Fails to pass argument to a Function using scanf()

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I can't pass an argument to a function using scanf().


//ADD Function
void add(int x, int y){
    int result = x + y;
    printf("%d + %d = %d\n", x, y, result);
}


int main(void)
{
    printf("Enter The First Number: ");
    scanf("%d", &x);
    printf("Enter The Second Number: ");
    scanf("%d", &y);

    add(x, y);

    return 0;
}

I'm getting Undeclared Error.

Is there a way to fix that? Is it even possible?

You can't use variable x and y in scanf without declaring it.So you have to first declare it before using it in scanf.

#include<stdio.h>

//ADD Function
void add(int x, int y){
int result = x + y;
printf("%d + %d = %d\n", x, y, result);
}


int main(void)
{
    int x;
    int y;
    printf("Enter The First Number: ");
    scanf("%d", &x);
    printf("Enter The Second Number: ");
    scanf("%d", &y);

    add(x, y);

    return 0;
}

C for Fortran Programmers, In general, the printf function can take a variable number of arguments. The scanf statement is the input counterpart of the printf statement. library function but because C does not support passing arguments "by reference" as in FORTRAN. Type of argument; c: Single character: Reads the next character. If a width different from 1 is specified, the function reads width characters and stores them in the successive locations of the array passed as argument. No null character is appended at the end. char * d: Decimal integer: Number optionally preceded with a + or - sign: int * e, E

You need int x, y; in main() so that there are locally scoped (look this up!) variables allocated on the stack, to pass pointers to scanf().

Input and the scanf function, main () { int operand1 = 2, operand2 = 5, result; As you learned earlier, each format specifier in the format string you pass to If the additional arguments are not present with the scanf function, the results are more serious. If the programmer fails to provide enough arguments, or even if the arguments are in the wrong  In general though, scanf should be avoided, since it has problems dealing with rejected input. It can easily work once and fail 5 times afterwards because the first character it reads is instead of a digit. For this reason I suggest the slightly more complicated sscanf, so you can read an entire line then scan it:

  You can write the code that way, and the program will work.
You must declare the variables X Y so that it knows where to input
----------------------------------------------------------------------------
  //ADD Function
    void add(){
            int x,y;
          printf("Enter The First Number: ");
        scanf("%d", &x);
        printf("Enter The Second Number: ");
        scanf("%d", &y);
        int result = x + y;
        printf("%d + %d = %d\n", x, y, result);
    }


    int main(void)
    {

        add();

        return 0;
    }

Passing pointer to a function in C with example, Passing pointers to functions in C programming with example: Pointers can also be passed as an argument to a function. bonus amount will not reflect in the salary, this is because the change made by the function would be done # include <stdio.h> void salaryhike(int *var, int b) { *var = *var+b; } int main() { int salary=0,  The scanf function takes those additional arguments as the addresses of the memory locations into which it should write the user's input. If the programmer fails to provide enough arguments, or even if the arguments are in the wrong order, scanf takes garbage values as addresses.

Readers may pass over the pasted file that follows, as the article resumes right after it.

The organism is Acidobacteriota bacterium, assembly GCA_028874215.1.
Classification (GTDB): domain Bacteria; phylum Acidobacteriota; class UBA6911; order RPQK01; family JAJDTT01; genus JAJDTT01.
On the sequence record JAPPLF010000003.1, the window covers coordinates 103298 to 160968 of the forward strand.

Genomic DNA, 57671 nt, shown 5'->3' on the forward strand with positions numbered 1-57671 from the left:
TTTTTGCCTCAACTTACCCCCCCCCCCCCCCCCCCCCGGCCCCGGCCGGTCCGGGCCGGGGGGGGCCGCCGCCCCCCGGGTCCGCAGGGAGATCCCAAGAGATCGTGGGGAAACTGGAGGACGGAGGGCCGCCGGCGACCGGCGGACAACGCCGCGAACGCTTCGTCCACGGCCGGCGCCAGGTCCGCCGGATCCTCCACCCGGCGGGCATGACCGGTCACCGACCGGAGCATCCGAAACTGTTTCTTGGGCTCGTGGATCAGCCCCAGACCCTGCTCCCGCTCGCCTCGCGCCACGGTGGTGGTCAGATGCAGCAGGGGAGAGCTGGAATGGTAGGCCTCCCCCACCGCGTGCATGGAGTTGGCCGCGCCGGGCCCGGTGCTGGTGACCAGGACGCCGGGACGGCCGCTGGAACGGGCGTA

Just Enough C/C++ Programming, be read, until each field contains meaningful data, the scanf function will not return. Note that a new way of specifying parameters in the function call has crept in. Let's isolate this new functionality in a small example call to scanf so we can in C programming, because you usually pass scalar variables to functions using a  These arguments are expected to be pointers: to store the result of a scanf operation on a regular variable, its name should be preceded by the reference operator (&) (see example). Return Value On success, the function returns the number of items of the argument list successfully filled.

Programming in C, 2/e, lHl main() 2 int *sum(),*s; clrscr(); s=sum(); printf(“Sum = %d”,*s); return 0; I int sum() l int x,y,z,k; printf(“\nEnter Three Values :”); scanf(“%d éd %d”,&x,&y,sz); k=x +y+z; There are two ways in which we can pass arguments to the function. Any change in the formal argument made does not affect the actual arguments  Exercise 4: Modify the source code from scanf() Eats an Integer so that a floating-point number is requested, input, and displayed. You don’t need to prefix a char array variable with an ampersand in the scanf() function; when using scanf() to read in a string, just specify the string variable name.

Rationale for the ANSI C Programming Language, For performance reasons, UNIX does not reset SIGILL to default handling The latter has an extra argument which refers to the "process ID" affected by the signal. portable implementation in C of library functions such as printf and scanf (see machines that may pass arguments in machine registers rather than using the  #include <stdio.h> int main(void) { int value = 0; int *pvalue = NULL; pvalue = &value; /* Set pointer to refer to value */ printf ("Input an integer: "); scanf(" %d

Comments
  • scanf needs the address of the argument to change the value:
  • scanf("%d",&x);
  • also you need to declare and define x and y
  • Oh sorry the address thing wasn't the case. I just forgot to put it in stackoverflow code. And I already declared them on add() Function. Do i need to create a global variable?
  • I am surprised this compiles the way it is. Even defined in the function they are not visible to main?
  • And also initialize x,y with zero.